Your body needs water to function properly, but your body wasn't designed to get all of the water you need for a whole day in just one sitting.
You can drink a large amount of water throughout the course of a full day, but drinking a gallon or two of water all at once is dangerous. In fact, it can be life-threatening. Hyponatremia, which is sometimes called water intoxication, means "low sodium in the blood." It occurs when someone drinks enormous amounts of water and/or loses too much salt from the body in a short time.
Drinking too much water overwhelms the kidneys so they can't process and eliminate the water fast enough, and the levels of sodium in your blood can get too low. Severe sodium deficiency can lead to twitching, seizures and even death.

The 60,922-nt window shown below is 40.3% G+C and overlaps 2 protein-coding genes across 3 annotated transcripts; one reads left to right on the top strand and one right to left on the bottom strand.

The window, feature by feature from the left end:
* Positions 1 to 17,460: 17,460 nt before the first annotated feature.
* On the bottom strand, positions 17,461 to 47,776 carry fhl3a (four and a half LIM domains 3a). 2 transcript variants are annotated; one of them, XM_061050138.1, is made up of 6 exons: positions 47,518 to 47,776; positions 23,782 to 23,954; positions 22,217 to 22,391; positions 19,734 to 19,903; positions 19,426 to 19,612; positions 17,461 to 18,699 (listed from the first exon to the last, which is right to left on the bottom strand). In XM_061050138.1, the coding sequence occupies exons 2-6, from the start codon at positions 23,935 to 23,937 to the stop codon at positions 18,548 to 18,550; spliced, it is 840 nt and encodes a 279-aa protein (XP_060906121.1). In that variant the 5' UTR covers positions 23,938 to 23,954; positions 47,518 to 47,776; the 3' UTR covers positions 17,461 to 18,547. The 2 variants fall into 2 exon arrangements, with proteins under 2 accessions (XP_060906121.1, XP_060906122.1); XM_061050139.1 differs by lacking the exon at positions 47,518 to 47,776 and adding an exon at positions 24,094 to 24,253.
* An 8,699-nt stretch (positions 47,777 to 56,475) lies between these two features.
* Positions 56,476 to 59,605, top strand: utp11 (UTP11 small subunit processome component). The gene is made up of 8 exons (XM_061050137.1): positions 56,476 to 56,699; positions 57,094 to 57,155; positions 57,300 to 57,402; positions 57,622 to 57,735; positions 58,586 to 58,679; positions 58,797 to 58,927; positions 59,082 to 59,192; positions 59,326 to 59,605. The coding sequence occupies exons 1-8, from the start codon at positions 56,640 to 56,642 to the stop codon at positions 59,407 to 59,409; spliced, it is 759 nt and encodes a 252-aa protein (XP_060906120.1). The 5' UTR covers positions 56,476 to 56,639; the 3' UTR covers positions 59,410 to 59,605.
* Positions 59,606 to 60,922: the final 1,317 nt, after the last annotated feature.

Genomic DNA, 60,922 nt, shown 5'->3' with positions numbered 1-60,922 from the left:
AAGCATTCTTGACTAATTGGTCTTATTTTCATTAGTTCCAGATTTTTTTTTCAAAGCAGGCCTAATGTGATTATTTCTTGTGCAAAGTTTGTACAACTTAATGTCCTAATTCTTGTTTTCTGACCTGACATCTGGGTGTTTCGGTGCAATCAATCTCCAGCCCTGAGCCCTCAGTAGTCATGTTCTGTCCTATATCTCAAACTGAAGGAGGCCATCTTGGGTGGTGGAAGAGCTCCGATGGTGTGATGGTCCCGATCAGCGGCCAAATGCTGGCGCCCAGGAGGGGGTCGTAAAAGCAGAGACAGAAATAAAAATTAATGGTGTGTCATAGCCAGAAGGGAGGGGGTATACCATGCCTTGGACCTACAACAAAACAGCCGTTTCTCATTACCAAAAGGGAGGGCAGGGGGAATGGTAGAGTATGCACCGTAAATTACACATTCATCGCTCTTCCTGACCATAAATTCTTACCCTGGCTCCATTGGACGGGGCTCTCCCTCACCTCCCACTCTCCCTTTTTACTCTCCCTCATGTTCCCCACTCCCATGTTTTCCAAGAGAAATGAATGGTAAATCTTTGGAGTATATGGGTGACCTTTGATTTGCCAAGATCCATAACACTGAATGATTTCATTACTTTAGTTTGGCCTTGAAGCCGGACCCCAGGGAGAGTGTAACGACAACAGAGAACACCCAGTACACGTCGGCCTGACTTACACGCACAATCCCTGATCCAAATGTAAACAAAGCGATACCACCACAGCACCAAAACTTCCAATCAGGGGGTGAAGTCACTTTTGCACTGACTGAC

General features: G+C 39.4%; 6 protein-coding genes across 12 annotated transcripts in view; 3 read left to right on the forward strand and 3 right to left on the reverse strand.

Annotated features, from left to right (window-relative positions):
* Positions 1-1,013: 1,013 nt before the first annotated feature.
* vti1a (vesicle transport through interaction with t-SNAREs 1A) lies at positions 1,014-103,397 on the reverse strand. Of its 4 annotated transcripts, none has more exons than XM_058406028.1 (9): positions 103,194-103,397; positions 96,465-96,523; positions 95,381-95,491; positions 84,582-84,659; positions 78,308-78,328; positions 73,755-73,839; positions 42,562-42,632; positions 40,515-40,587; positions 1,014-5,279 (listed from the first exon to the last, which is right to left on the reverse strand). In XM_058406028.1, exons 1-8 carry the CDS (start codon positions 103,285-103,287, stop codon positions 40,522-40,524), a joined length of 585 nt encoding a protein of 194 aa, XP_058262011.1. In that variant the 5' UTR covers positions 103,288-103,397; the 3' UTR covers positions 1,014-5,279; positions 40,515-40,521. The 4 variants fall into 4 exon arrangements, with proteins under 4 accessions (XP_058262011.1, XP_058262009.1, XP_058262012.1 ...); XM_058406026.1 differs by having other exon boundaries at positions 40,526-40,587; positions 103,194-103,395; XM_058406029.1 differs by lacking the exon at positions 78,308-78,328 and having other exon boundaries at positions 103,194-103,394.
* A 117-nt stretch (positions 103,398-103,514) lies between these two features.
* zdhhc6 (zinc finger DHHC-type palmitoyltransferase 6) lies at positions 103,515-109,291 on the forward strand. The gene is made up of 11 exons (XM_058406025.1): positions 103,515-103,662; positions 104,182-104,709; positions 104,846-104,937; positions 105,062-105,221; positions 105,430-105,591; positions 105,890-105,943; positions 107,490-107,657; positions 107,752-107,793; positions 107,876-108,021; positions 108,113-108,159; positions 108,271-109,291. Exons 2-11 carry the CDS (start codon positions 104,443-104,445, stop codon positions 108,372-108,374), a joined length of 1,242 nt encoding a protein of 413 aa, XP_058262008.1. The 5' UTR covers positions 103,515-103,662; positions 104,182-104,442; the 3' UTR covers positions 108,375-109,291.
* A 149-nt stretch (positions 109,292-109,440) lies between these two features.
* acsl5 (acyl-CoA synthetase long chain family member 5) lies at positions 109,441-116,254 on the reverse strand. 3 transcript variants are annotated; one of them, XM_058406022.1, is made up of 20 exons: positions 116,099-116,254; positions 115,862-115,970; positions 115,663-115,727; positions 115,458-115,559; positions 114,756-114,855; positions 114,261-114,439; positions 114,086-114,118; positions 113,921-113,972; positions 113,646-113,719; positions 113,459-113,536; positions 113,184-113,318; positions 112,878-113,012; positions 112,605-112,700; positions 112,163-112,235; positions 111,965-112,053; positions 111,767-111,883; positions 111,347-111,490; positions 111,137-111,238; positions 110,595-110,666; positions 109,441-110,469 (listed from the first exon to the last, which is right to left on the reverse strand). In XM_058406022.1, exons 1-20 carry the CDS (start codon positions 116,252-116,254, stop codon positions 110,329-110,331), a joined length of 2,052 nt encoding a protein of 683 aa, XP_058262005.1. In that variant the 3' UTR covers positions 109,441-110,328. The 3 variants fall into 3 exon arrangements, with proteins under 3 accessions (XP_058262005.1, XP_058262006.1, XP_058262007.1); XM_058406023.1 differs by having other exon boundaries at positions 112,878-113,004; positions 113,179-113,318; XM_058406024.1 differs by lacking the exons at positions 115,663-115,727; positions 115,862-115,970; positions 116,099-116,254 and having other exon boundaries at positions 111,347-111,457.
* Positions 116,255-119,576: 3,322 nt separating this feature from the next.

Hyponatremia doesn't happen when a healthy person spreads his or her water intake over the course of the full day. It can happen when marathon runners drink gallons of water and don't replace the electrolytes during a race, or when people with certain psychological disorders can't stop themselves from drinking water.
Hyponatremia can also occur in older people and people with certain medical conditions. A person with hyponatremia needs to see a doctor for diagnosis and treatment.
American Family Physician. "Management of Hyponatremia." Accessed February 9, 2012. http://www.aafp.org/afp/2004/0515/p2387.html.